[Editorial] Grave nature of Lee Myung-bak’s crimes merited his arrest

Posted on : 2018-03-23 18:57 KST Modified on : 2018-03-23 18:57 KST
Former president Lee Myung-bak leaves his house in the Nonhyeon neighborhood of Seoul to head to the Seoul Eastern District Detention Center following the issuance of his arrest warrant on Mar. 23. (by Baek So-ah
Former president Lee Myung-bak leaves his house in the Nonhyeon neighborhood of Seoul to head to the Seoul Eastern District Detention Center following the issuance of his arrest warrant on Mar. 23. (by Baek So-ah

Former South Korean President Lee Myung-bak has finally been arrested. This was the inevitable outcome – the charges listed on the request for an arrest warrant were so grave that the failure to arrest someone like Lee would raise the question of whether anyone could be arrested. There were some calls for Lee to be shown leniency out of respect for his status as a former president, but it is hard to sympathize with this position after seeing the crimes in the warrant.

Lee’s conduct shows that he behaved less like a public figure and more like a businessman consumed by personal greed. During his time as president, he mobilized government officials to manage his assets under borrowed names without the slightest sign of guilt. After deceiving the Korean people for more than twenty years, Lee maintained his charade until the very end by dismissing evidence as being “fabricated” and testimony as being “falsified.” Along with the arrest, if Lee is punished to the full extent allowed under the law, it will probably be less than he deserves.

This time around, the prosecutors have provided ample grounds to show that automobile parts manufacturer DAS belongs to Lee. Lee provided the capital to establish the company in 1987 and filled key positions at the company with his own cronies. He chose Kim Seong-woo, a subordinate from his time as CEO of Hyundai Engineering and Construction, to be the CEO of DAS and at various times appointed the husband of his younger sister, his son, and his nephew to important roles at the company.

Lee was also regularly briefed about the status of operations there. He arranged a meeting with Kim in which Lee taught Kim how to use false tax invoices to create a slush fund, and then Lee designated his wife’s brother as the delivery man for that money. In fact, Lee used this slush fund in various election campaigns and added campaign staff to the DAS rolls and even paid them a salary. Lee’s family used a company credit card, though Chairman Lee Sang-eun was never issued one, and a report (called the “Post-Presidential Plan”) has come to light that outlines a plan to transfer control of the company to Lee’s son after Lee left office. It’s time for Lee to stop feigning innocence.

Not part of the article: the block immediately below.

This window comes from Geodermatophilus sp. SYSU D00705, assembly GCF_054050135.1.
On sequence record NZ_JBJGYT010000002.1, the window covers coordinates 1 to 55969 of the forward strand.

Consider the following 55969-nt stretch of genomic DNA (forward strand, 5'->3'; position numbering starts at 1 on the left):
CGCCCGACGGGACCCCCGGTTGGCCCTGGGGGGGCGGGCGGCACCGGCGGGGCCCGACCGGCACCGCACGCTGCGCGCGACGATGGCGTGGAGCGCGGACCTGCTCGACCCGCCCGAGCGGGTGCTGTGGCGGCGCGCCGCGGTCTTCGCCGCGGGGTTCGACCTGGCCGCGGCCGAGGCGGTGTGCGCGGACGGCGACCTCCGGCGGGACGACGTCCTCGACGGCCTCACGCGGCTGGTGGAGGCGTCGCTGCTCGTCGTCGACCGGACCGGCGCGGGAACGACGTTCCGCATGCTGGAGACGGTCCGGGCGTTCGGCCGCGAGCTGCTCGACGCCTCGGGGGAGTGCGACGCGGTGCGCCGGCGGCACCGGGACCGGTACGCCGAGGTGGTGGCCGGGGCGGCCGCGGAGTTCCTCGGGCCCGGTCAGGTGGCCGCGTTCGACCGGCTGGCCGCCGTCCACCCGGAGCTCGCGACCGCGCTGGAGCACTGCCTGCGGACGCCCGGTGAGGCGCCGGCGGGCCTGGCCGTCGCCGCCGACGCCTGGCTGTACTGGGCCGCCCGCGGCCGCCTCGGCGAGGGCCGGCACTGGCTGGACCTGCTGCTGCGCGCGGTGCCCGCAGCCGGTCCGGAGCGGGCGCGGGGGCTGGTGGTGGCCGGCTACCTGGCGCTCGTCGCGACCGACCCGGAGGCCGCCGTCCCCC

While Lee was lying to the outside world about DAS belonging to his older brother, he was ordering Blue House officials to handle DAS’s litigation and manage its assets. He appointed the official in charge of his American litigation as the consul general for Los Angeles, with support provided by a government administrator who was qualified to practice law in the US. Lee’s audacity was jaw-dropping: he had government officials on assignment from the National Tax Service look into ways to get out of inheritance taxes.

After forcing Samsung to cover his company’s legal fees, he instructed his lawyers to “collect the interest [on his original investment in the company] also,” and shortly before leaving office, he ordered them to “bring back the remaining money” paid by Samsung. It’s hard to read through the warrant without blushing.

But it wasn’t just DAS. Lee’s older brother, wife, son-in-law – the entire family, in fact – were put to work raking in massive bribes for government appointments, party nominations and construction bids not only around the presidential election but also during Lee’s time in office. Since most of the favors requested were carried out, the quid-pro-quo relationship seems clear.

A substantial number of the documents that the authorities seized from the Yeongpo Building in the Samcheong neighborhood of Seoul are reports detailing illegal surveillance and physical evidence of political operations and influence peddling. The prosecutors believe these documents were deliberately withheld from the documents handed over to the presidential archive out of concerns about criminal prosecution. This is evidence not only of a violation of the Presidential Records Management Act but also of the constitution itself. A thorough investigation is necessary to get to the bottom of this.

Since Lee basically resorted to political tactics by refusing to appear before the court during its warrant review hearing, the only option that remains is showing him the severity of the law. Forgiving great evil weakens the foundations of the rule of law.

Please direct questions or comments to [english@hani.co.kr]

button that move to original korean article (클릭시 원문으로 이동하는 버튼)

Most viewed articles